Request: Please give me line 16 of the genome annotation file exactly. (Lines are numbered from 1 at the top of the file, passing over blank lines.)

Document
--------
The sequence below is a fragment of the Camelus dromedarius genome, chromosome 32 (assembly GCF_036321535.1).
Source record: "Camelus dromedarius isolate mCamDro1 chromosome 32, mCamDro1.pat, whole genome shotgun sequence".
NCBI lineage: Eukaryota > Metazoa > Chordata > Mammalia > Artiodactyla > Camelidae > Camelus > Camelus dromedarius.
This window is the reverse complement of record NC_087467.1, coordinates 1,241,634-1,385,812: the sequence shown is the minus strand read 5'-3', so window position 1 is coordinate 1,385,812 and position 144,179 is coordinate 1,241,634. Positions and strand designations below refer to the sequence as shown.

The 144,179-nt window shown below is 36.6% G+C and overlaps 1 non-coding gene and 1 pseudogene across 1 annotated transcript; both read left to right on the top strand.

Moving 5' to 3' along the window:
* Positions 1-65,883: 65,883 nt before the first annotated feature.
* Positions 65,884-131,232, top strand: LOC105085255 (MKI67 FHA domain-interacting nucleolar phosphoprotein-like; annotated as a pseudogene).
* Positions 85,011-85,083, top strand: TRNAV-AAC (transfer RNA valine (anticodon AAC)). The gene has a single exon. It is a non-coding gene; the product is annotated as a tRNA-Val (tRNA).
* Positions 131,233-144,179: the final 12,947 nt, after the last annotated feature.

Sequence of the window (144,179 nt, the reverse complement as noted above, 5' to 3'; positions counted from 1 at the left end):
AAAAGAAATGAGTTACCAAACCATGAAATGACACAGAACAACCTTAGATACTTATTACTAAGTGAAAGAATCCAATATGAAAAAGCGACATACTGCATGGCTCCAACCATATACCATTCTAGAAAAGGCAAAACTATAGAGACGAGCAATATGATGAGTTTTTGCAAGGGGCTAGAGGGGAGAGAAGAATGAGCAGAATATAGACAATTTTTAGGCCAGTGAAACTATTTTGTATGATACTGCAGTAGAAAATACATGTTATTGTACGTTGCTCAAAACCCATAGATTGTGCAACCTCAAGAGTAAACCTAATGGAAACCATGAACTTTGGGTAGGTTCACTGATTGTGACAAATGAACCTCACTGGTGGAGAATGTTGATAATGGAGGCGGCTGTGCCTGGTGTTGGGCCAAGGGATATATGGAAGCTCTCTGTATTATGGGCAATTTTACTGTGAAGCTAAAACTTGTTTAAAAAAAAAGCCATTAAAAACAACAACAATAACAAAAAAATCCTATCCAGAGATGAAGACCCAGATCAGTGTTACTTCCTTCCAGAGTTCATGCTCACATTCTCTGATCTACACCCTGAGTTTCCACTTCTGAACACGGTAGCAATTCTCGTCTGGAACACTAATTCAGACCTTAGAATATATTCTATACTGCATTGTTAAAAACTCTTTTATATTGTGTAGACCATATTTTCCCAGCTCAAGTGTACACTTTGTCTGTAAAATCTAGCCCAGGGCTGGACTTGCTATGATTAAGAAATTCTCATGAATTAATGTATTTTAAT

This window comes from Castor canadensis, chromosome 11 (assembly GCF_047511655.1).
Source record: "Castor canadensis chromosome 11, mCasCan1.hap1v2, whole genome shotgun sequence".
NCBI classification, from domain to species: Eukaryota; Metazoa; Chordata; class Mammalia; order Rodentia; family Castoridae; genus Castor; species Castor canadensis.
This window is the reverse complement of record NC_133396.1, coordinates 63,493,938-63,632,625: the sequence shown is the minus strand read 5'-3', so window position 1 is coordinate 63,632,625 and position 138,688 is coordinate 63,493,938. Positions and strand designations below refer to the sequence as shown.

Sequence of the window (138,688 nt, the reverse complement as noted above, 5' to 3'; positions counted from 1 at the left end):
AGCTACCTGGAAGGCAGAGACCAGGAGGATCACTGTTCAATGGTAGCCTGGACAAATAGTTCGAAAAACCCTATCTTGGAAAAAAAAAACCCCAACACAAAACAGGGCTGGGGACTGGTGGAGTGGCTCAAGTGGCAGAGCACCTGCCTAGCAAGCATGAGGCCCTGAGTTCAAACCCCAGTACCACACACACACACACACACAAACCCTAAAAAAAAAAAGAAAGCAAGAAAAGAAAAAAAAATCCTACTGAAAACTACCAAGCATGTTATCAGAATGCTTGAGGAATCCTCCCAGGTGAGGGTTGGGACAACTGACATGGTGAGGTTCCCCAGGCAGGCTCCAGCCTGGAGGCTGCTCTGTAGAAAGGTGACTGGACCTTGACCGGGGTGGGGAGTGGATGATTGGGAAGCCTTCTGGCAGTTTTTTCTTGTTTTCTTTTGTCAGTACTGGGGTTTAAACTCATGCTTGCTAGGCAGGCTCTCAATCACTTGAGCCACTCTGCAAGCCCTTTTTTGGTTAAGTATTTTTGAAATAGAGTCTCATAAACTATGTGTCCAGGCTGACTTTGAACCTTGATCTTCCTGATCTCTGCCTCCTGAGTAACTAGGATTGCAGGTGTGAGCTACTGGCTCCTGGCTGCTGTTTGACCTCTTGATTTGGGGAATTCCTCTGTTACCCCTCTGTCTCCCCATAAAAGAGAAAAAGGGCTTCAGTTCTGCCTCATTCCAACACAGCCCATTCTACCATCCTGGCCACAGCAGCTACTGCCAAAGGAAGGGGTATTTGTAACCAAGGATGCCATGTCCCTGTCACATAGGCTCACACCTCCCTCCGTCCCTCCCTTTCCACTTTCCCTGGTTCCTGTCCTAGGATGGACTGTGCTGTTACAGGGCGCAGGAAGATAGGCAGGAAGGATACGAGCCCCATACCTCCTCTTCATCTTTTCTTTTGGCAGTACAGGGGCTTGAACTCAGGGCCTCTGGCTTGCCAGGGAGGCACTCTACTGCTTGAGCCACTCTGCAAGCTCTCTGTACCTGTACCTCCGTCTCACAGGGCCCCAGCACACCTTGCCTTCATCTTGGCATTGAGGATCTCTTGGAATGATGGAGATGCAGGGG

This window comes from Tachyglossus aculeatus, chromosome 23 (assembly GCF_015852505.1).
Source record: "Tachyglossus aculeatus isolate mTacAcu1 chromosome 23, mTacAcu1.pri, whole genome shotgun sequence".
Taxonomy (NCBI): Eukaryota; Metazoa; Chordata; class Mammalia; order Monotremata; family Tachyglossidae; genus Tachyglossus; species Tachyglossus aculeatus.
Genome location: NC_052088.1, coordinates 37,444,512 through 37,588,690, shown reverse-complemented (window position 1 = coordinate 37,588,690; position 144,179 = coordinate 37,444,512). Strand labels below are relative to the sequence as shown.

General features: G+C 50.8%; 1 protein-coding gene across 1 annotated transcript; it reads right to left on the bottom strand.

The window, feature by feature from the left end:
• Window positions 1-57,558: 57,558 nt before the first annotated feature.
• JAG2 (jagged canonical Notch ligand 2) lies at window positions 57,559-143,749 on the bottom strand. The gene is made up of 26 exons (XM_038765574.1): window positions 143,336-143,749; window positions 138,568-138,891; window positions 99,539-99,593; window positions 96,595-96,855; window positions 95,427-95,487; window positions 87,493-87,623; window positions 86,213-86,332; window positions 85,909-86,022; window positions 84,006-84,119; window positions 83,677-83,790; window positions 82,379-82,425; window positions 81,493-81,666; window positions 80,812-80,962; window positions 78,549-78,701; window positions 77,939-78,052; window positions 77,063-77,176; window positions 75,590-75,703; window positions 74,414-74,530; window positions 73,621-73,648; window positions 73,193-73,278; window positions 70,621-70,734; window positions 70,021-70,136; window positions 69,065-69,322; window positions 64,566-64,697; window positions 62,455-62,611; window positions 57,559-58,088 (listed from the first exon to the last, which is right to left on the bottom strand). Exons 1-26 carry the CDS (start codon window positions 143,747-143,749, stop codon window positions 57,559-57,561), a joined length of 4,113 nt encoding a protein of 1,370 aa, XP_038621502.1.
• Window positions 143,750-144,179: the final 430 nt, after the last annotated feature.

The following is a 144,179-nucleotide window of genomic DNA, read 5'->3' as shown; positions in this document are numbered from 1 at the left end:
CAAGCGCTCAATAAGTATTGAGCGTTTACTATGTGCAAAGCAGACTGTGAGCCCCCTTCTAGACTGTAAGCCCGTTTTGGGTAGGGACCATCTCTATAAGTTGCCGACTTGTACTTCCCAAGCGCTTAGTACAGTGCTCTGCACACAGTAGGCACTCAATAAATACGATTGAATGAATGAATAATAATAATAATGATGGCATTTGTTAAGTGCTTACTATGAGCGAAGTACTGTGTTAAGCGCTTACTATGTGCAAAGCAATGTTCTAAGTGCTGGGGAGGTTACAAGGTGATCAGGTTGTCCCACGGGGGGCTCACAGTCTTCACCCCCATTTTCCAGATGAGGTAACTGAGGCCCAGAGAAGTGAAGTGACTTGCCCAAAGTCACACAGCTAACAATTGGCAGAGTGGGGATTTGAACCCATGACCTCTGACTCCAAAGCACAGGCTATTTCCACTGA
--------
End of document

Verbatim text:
This window is the reverse complement of record NC_133396.1, coordinates 63,493,938-63,632,625: the sequence shown is the minus strand read 5'-3', so window position 1 is coordinate 63,632,625 and position 138,688 is coordinate 63,493,938. Positions and strand designations below refer to the sequence as shown.